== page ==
This MBiomed course is full-time over four academic years (five including the Professional Training Year option).  Year one is made up of six 20-credit modules, with three 40-credit modules taught in year two.  In your third year you will study three 30-credit modules, along with a 30-credit Advanced Research Techniques module which encompasses advanced bioinformatics training and an integrated practical project.  Your final year is made up of two 20-credit modules and a research project which carries 80 credits.

Year one modules involve lectures and supporting tutorials providing background theoretical knowledge as well as practical classes. All of our degree schemes share a common year one, which covers all aspects of the biosciences and has the big advantage of giving you flexibility of degree choice. Classes provide students with IT skills for biologists and an understanding of statistical analysis of data, and coursework is used to develop written and oral communication skills.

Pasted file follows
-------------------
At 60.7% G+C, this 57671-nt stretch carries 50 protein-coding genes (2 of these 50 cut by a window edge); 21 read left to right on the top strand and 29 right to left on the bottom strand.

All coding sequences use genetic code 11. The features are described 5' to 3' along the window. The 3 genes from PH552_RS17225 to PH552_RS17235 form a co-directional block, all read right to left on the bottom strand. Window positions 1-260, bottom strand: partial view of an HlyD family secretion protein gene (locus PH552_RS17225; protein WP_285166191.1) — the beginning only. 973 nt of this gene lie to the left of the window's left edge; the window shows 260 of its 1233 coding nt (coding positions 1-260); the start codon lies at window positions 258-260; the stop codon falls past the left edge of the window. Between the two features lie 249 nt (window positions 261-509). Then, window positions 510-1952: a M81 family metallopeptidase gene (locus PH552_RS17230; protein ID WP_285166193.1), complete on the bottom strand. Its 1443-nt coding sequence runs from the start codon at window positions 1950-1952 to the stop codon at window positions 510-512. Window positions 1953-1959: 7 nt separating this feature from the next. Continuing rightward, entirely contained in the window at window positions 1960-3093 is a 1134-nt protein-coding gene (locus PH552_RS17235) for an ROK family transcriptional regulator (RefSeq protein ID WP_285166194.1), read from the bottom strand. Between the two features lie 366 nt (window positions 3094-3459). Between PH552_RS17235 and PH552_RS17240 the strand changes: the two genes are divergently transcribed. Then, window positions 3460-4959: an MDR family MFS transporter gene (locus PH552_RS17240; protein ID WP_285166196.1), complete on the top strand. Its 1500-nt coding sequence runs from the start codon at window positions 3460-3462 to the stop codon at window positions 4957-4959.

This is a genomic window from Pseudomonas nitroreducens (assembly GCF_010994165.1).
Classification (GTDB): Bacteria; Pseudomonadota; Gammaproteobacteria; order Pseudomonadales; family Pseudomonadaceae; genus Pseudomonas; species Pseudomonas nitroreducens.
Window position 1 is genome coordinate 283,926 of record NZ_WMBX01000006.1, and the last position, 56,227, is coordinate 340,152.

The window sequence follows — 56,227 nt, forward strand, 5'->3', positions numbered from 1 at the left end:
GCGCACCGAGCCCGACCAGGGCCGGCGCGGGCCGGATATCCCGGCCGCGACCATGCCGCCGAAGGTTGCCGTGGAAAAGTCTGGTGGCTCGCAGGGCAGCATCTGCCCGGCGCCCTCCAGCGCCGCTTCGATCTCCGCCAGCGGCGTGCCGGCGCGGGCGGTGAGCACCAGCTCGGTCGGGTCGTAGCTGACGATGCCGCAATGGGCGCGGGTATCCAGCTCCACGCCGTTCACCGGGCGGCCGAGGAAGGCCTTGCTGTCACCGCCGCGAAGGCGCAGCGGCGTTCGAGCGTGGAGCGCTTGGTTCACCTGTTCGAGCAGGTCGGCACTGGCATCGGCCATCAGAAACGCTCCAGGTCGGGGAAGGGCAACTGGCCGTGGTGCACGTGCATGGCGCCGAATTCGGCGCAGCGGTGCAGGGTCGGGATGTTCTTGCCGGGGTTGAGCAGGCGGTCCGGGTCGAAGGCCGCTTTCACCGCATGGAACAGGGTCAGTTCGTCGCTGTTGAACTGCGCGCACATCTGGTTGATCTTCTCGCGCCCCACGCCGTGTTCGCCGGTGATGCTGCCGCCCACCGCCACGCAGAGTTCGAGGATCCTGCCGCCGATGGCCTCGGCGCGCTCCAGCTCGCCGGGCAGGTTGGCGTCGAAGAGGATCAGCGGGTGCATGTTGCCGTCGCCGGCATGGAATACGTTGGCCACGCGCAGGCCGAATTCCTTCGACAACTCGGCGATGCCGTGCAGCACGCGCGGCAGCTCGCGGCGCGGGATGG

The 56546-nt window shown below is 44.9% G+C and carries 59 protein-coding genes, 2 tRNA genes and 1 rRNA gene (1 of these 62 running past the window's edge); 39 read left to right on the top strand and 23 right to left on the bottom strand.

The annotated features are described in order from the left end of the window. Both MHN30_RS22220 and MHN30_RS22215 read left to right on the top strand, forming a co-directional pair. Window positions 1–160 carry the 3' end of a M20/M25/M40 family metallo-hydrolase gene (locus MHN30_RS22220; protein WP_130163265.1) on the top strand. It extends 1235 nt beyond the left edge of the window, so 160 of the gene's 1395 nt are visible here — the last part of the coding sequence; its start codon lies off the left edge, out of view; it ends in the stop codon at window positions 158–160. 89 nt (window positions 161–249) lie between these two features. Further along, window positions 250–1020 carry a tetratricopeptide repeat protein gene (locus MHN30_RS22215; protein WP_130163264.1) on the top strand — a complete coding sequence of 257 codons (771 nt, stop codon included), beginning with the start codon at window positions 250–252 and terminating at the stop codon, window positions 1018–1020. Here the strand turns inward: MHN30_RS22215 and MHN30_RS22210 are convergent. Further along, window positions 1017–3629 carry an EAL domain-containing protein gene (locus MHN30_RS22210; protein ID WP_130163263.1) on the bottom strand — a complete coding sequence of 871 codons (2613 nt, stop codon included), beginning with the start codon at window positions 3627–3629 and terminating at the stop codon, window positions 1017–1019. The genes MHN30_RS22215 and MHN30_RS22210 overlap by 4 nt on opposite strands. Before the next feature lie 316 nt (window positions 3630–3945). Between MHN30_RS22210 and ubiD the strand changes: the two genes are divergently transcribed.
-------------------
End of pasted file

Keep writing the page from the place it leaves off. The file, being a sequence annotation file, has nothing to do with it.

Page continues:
In year two, we offer modules across a wide range of subjects. There is one required module in Concepts of Disease, but beyond this you have an almost free choice (subject to some constraints due to timetabling and numbers) to tailor the course to suit your interests. In all cases, extensive laboratory practicals help to develop practical skills and the ability to critically evaluate experimental data. Set assignments and reading are used to promote self-directed learning and the analysis of primary research literature.